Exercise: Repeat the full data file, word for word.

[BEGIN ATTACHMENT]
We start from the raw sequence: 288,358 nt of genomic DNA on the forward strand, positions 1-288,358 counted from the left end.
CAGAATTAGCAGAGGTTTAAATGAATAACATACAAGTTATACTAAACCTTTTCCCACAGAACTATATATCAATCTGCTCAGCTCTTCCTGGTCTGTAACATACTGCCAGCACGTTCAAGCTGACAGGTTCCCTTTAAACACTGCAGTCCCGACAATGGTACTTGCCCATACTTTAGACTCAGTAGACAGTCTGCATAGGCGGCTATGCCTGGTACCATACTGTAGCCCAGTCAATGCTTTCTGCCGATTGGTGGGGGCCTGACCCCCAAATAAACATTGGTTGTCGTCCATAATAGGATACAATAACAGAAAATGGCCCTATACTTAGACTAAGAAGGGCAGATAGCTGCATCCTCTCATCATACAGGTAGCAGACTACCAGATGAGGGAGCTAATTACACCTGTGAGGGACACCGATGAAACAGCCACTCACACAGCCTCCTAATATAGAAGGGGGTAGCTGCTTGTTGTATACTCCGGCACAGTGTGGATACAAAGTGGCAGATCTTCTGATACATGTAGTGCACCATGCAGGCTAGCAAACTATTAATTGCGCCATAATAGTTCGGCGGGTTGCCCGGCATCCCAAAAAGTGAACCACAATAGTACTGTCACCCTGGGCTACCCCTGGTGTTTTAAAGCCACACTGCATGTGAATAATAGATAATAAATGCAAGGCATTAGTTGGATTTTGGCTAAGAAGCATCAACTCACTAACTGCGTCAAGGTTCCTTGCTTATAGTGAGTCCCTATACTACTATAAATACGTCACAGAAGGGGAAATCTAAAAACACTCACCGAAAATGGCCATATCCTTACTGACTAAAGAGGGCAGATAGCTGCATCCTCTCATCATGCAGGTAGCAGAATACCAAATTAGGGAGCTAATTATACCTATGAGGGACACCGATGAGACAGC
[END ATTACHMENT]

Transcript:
We start from the raw sequence: 288,358 nt of genomic DNA on the forward strand, positions 1-288,358 counted from the left end.
CAGAATTAGCAGAGGTTTAAATGAATAACATACAAGTTATACTAAACCTTTTCCCACAGAACTATATATCAATCTGCTCAGCTCTTCCTGGTCTGTAACATACTGCCAGCACGTTCAAGCTGACAGGTTCCCTTTAAACACTGCAGTCCCGACAATGGTACTTGCCCATACTTTAGACTCAGTAGACAGTCTGCATAGGCGGCTATGCCTGGTACCATACTGTAGCCCAGTCAATGCTTTCTGCCGATTGGTGGGGGCCTGACCCCCAAATAAACATTGGTTGTCGTCCATAATAGGATACAATAACAGAAAATGGCCCTATACTTAGACTAAGAAGGGCAGATAGCTGCATCCTCTCATCATACAGGTAGCAGACTACCAGATGAGGGAGCTAATTACACCTGTGAGGGACACCGATGAAACAGCCACTCACACAGCCTCCTAATATAGAAGGGGGTAGCTGCTTGTTGTATACTCCGGCACAGTGTGGATACAAAGTGGCAGATCTTCTGATACATGTAGTGCACCATGCAGGCTAGCAAACTATTAATTGCGCCATAATAGTTCGGCGGGTTGCCCGGCATCCCAAAAAGTGAACCACAATAGTACTGTCACCCTGGGCTACCCCTGGTGTTTTAAAGCCACACTGCATGTGAATAATAGATAATAAATGCAAGGCATTAGTTGGATTTTGGCTAAGAAGCATCAACTCACTAACTGCGTCAAGGTTCCTTGCTTATAGTGAGTCCCTATACTACTATAAATACGTCACAGAAGGGGAAATCTAAAAACACTCACCGAAAATGGCCATATCCTTACTGACTAAAGAGGGCAGATAGCTGCATCCTCTCATCATGCAGGTAGCAGAATACCAAATTAGGGAGCTAATTATACCTATGAGGGACACCGATGAGACAGC